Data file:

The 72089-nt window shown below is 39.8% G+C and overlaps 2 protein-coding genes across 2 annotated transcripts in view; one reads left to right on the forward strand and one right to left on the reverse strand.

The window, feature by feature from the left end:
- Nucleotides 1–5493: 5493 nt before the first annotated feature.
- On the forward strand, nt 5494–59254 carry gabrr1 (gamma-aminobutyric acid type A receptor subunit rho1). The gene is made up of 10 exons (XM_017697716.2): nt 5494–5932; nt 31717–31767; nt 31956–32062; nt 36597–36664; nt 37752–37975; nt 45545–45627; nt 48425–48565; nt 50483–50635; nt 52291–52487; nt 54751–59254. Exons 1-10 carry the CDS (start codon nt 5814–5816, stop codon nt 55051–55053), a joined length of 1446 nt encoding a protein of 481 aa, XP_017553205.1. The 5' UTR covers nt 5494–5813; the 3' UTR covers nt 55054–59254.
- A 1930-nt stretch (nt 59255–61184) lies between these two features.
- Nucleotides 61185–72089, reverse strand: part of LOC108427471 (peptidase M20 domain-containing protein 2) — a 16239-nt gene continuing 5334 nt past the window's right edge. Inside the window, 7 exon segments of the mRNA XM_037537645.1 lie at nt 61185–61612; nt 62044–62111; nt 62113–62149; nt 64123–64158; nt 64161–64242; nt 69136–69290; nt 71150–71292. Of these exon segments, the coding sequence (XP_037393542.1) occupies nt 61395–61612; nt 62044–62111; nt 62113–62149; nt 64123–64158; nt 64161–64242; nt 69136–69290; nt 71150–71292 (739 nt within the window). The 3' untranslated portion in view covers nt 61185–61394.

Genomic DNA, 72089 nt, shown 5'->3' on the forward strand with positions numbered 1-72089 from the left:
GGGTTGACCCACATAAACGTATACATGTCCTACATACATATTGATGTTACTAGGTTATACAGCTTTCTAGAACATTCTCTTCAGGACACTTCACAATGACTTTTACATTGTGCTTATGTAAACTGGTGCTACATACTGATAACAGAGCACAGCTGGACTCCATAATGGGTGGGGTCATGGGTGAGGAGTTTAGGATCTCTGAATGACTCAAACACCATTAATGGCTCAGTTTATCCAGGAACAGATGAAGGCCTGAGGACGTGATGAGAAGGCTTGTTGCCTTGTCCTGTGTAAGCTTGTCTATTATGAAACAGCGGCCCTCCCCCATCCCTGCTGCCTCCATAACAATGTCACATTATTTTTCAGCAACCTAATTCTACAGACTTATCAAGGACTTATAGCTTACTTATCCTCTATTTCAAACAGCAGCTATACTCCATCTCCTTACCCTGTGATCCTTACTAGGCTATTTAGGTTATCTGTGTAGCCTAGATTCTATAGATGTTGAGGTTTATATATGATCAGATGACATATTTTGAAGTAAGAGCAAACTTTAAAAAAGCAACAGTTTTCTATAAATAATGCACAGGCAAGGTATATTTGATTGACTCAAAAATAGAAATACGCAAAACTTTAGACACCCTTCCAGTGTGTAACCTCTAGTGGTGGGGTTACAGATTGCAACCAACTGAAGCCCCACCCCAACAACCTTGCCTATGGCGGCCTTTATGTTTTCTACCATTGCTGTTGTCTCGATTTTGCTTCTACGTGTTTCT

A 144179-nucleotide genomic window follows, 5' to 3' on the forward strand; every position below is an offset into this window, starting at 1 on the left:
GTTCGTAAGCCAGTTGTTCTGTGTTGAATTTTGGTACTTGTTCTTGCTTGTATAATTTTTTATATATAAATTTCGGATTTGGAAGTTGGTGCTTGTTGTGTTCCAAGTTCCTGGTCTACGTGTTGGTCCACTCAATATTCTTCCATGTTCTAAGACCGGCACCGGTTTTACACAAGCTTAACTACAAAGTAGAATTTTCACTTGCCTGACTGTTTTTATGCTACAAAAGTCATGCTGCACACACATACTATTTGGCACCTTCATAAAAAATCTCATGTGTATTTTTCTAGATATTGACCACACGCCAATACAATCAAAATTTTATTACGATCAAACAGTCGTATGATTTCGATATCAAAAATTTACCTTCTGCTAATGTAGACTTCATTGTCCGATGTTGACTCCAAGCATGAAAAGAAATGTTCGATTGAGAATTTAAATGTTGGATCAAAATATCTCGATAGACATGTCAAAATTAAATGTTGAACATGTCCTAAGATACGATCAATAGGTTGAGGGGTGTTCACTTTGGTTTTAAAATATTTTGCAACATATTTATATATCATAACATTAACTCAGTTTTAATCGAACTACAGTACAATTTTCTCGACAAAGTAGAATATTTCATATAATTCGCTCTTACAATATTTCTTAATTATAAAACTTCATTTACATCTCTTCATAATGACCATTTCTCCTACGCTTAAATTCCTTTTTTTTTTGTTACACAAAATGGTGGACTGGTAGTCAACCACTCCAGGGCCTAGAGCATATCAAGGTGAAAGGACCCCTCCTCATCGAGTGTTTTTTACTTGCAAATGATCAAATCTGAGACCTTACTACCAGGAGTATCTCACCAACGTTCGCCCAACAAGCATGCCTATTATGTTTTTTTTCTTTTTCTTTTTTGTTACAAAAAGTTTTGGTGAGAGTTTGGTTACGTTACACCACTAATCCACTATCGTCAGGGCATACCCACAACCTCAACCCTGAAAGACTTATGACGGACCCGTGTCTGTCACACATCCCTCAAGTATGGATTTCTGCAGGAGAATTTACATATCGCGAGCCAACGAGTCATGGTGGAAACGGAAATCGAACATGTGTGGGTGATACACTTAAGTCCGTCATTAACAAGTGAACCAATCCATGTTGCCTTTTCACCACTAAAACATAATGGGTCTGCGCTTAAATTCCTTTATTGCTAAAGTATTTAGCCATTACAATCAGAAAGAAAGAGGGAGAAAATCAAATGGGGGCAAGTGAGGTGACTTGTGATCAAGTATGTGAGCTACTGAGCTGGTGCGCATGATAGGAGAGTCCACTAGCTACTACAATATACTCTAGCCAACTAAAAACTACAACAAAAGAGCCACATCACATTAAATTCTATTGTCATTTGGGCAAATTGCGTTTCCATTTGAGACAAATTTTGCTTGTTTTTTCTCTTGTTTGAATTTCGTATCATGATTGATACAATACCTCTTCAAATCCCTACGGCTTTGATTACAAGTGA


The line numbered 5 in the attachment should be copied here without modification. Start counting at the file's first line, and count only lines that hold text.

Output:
- A 1930-nt stretch (nt 59255–61184) lies between these two features.